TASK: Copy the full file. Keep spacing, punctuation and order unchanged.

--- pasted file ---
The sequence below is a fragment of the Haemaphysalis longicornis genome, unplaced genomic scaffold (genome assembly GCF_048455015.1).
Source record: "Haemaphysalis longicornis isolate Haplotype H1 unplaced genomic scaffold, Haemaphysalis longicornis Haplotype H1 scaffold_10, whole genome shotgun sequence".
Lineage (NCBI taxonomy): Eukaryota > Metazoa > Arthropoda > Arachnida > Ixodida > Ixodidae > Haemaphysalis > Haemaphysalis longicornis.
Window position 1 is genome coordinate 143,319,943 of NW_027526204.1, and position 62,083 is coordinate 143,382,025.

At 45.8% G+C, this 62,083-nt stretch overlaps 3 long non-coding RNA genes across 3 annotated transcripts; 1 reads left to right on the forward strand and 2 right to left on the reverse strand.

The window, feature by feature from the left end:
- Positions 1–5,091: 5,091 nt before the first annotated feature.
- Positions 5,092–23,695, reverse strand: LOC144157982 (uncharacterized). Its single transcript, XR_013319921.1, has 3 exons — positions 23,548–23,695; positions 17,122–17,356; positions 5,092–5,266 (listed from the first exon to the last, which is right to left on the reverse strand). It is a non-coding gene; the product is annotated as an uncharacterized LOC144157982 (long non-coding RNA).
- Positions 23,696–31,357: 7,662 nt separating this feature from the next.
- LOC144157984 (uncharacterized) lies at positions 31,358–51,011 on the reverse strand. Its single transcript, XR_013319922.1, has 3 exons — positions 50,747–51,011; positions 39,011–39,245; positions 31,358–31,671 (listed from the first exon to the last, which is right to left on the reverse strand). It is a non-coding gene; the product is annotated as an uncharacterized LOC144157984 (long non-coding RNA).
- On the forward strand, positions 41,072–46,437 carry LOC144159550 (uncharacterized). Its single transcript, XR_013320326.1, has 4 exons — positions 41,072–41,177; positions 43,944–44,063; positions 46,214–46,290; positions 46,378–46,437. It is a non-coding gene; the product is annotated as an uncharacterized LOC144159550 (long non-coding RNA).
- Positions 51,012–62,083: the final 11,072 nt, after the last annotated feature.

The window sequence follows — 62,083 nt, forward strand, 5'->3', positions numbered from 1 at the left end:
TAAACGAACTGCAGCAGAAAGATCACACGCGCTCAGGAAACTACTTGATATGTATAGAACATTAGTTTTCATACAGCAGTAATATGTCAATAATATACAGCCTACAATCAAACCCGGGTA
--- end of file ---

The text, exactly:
The sequence below is a fragment of the Haemaphysalis longicornis genome, unplaced genomic scaffold (genome assembly GCF_048455015.1).
Source record: "Haemaphysalis longicornis isolate Haplotype H1 unplaced genomic scaffold, Haemaphysalis longicornis Haplotype H1 scaffold_10, whole genome shotgun sequence".
Lineage (NCBI taxonomy): Eukaryota > Metazoa > Arthropoda > Arachnida > Ixodida > Ixodidae > Haemaphysalis > Haemaphysalis longicornis.
Window position 1 is genome coordinate 143,319,943 of NW_027526204.1, and position 62,083 is coordinate 143,382,025.

At 45.8% G+C, this 62,083-nt stretch overlaps 3 long non-coding RNA genes across 3 annotated transcripts; 1 reads left to right on the forward strand and 2 right to left on the reverse strand.

The window, feature by feature from the left end:
- Positions 1–5,091: 5,091 nt before the first annotated feature.
- Positions 5,092–23,695, reverse strand: LOC144157982 (uncharacterized). Its single transcript, XR_013319921.1, has 3 exons — positions 23,548–23,695; positions 17,122–17,356; positions 5,092–5,266 (listed from the first exon to the last, which is right to left on the reverse strand). It is a non-coding gene; the product is annotated as an uncharacterized LOC144157982 (long non-coding RNA).
- Positions 23,696–31,357: 7,662 nt separating this feature from the next.
- LOC144157984 (uncharacterized) lies at positions 31,358–51,011 on the reverse strand. Its single transcript, XR_013319922.1, has 3 exons — positions 50,747–51,011; positions 39,011–39,245; positions 31,358–31,671 (listed from the first exon to the last, which is right to left on the reverse strand). It is a non-coding gene; the product is annotated as an uncharacterized LOC144157984 (long non-coding RNA).
- On the forward strand, positions 41,072–46,437 carry LOC144159550 (uncharacterized). Its single transcript, XR_013320326.1, has 4 exons — positions 41,072–41,177; positions 43,944–44,063; positions 46,214–46,290; positions 46,378–46,437. It is a non-coding gene; the product is annotated as an uncharacterized LOC144159550 (long non-coding RNA).
- Positions 51,012–62,083: the final 11,072 nt, after the last annotated feature.

The window sequence follows — 62,083 nt, forward strand, 5'->3', positions numbered from 1 at the left end:
TAAACGAACTGCAGCAGAAAGATCACACGCGCTCAGGAAACTACTTGATATGTATAGAACATTAGTTTTCATACAGCAGTAATATGTCAATAATATACAGCCTACAATCAAACCCGGGTA